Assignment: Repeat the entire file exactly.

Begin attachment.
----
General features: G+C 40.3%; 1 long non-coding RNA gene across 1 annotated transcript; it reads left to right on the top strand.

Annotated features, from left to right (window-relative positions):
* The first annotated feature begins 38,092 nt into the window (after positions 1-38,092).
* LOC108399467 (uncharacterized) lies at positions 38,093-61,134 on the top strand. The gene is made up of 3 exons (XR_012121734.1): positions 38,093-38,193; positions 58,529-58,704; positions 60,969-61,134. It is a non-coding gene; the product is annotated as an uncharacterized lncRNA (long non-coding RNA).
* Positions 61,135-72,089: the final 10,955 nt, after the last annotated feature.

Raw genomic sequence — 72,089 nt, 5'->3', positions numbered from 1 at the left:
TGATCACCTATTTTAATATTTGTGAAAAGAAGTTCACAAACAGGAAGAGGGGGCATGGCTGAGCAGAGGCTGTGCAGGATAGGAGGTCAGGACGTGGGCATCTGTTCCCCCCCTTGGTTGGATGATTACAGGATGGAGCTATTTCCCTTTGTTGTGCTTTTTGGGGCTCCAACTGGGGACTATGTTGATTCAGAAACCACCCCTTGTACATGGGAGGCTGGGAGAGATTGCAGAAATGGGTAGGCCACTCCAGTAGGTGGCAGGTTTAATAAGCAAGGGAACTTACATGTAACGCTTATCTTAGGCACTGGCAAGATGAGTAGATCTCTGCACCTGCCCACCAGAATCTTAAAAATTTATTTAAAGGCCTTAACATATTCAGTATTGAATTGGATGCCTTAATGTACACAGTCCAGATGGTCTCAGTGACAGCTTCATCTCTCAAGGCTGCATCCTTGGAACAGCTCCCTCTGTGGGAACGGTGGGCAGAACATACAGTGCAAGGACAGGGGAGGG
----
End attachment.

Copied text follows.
General features: G+C 40.3%; 1 long non-coding RNA gene across 1 annotated transcript; it reads left to right on the top strand.

Annotated features, from left to right (window-relative positions):
* The first annotated feature begins 38,092 nt into the window (after positions 1-38,092).
* LOC108399467 (uncharacterized) lies at positions 38,093-61,134 on the top strand. The gene is made up of 3 exons (XR_012121734.1): positions 38,093-38,193; positions 58,529-58,704; positions 60,969-61,134. It is a non-coding gene; the product is annotated as an uncharacterized lncRNA (long non-coding RNA).
* Positions 61,135-72,089: the final 10,955 nt, after the last annotated feature.

Raw genomic sequence — 72,089 nt, 5'->3', positions numbered from 1 at the left:
TGATCACCTATTTTAATATTTGTGAAAAGAAGTTCACAAACAGGAAGAGGGGGCATGGCTGAGCAGAGGCTGTGCAGGATAGGAGGTCAGGACGTGGGCATCTGTTCCCCCCCTTGGTTGGATGATTACAGGATGGAGCTATTTCCCTTTGTTGTGCTTTTTGGGGCTCCAACTGGGGACTATGTTGATTCAGAAACCACCCCTTGTACATGGGAGGCTGGGAGAGATTGCAGAAATGGGTAGGCCACTCCAGTAGGTGGCAGGTTTAATAAGCAAGGGAACTTACATGTAACGCTTATCTTAGGCACTGGCAAGATGAGTAGATCTCTGCACCTGCCCACCAGAATCTTAAAAATTTATTTAAAGGCCTTAACATATTCAGTATTGAATTGGATGCCTTAATGTACACAGTCCAGATGGTCTCAGTGACAGCTTCATCTCTCAAGGCTGCATCCTTGGAACAGCTCCCTCTGTGGGAACGGTGGGCAGAACATACAGTGCAAGGACAGGGGAGGG